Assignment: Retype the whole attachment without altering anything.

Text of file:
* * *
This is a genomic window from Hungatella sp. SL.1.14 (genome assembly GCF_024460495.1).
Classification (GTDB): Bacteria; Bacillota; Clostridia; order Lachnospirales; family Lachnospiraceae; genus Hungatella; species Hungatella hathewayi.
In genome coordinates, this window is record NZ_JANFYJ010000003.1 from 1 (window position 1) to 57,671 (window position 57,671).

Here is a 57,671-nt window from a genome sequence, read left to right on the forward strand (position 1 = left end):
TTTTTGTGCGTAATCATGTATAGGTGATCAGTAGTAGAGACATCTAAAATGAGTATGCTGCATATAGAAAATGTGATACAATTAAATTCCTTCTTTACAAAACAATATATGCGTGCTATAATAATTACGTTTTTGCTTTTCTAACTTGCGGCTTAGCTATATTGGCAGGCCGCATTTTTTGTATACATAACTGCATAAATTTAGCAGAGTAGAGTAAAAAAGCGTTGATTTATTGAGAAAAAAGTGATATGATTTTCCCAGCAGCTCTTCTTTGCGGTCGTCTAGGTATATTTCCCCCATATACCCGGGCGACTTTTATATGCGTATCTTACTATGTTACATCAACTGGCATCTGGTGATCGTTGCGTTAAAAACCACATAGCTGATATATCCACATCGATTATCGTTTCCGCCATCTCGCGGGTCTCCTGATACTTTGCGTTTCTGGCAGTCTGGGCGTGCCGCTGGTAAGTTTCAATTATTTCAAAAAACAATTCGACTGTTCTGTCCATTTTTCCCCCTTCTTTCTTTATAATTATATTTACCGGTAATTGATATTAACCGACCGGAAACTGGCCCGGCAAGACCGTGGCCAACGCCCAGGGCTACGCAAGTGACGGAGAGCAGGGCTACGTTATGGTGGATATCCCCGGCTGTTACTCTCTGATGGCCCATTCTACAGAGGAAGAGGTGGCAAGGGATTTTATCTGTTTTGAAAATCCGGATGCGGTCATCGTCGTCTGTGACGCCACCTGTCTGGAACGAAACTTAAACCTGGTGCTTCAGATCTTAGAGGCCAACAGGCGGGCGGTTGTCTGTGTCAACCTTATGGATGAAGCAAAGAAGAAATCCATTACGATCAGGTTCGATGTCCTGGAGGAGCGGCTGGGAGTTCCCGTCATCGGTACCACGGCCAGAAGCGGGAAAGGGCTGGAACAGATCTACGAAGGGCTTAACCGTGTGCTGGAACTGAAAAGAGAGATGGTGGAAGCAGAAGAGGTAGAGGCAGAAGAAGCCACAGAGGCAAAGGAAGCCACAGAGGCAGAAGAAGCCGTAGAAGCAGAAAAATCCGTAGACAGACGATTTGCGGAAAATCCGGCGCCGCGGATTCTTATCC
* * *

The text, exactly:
This is a genomic window from Hungatella sp. SL.1.14 (genome assembly GCF_024460495.1).
Classification (GTDB): Bacteria; Bacillota; Clostridia; order Lachnospirales; family Lachnospiraceae; genus Hungatella; species Hungatella hathewayi.
In genome coordinates, this window is record NZ_JANFYJ010000003.1 from 1 (window position 1) to 57,671 (window position 57,671).

Here is a 57,671-nt window from a genome sequence, read left to right on the forward strand (position 1 = left end):
TTTTTGTGCGTAATCATGTATAGGTGATCAGTAGTAGAGACATCTAAAATGAGTATGCTGCATATAGAAAATGTGATACAATTAAATTCCTTCTTTACAAAACAATATATGCGTGCTATAATAATTACGTTTTTGCTTTTCTAACTTGCGGCTTAGCTATATTGGCAGGCCGCATTTTTTGTATACATAACTGCATAAATTTAGCAGAGTAGAGTAAAAAAGCGTTGATTTATTGAGAAAAAAGTGATATGATTTTCCCAGCAGCTCTTCTTTGCGGTCGTCTAGGTATATTTCCCCCATATACCCGGGCGACTTTTATATGCGTATCTTACTATGTTACATCAACTGGCATCTGGTGATCGTTGCGTTAAAAACCACATAGCTGATATATCCACATCGATTATCGTTTCCGCCATCTCGCGGGTCTCCTGATACTTTGCGTTTCTGGCAGTCTGGGCGTGCCGCTGGTAAGTTTCAATTATTTCAAAAAACAATTCGACTGTTCTGTCCATTTTTCCCCCTTCTTTCTTTATAATTATATTTACCGGTAATTGATATTAACCGACCGGAAACTGGCCCGGCAAGACCGTGGCCAACGCCCAGGGCTACGCAAGTGACGGAGAGCAGGGCTACGTTATGGTGGATATCCCCGGCTGTTACTCTCTGATGGCCCATTCTACAGAGGAAGAGGTGGCAAGGGATTTTATCTGTTTTGAAAATCCGGATGCGGTCATCGTCGTCTGTGACGCCACCTGTCTGGAACGAAACTTAAACCTGGTGCTTCAGATCTTAGAGGCCAACAGGCGGGCGGTTGTCTGTGTCAACCTTATGGATGAAGCAAAGAAGAAATCCATTACGATCAGGTTCGATGTCCTGGAGGAGCGGCTGGGAGTTCCCGTCATCGGTACCACGGCCAGAAGCGGGAAAGGGCTGGAACAGATCTACGAAGGGCTTAACCGTGTGCTGGAACTGAAAAGAGAGATGGTGGAAGCAGAAGAGGTAGAGGCAGAAGAAGCCACAGAGGCAAAGGAAGCCACAGAGGCAGAAGAAGCCGTAGAAGCAGAAAAATCCGTAGACAGACGATTTGCGGAAAATCCGGCGCCGCGGATTCTTATCC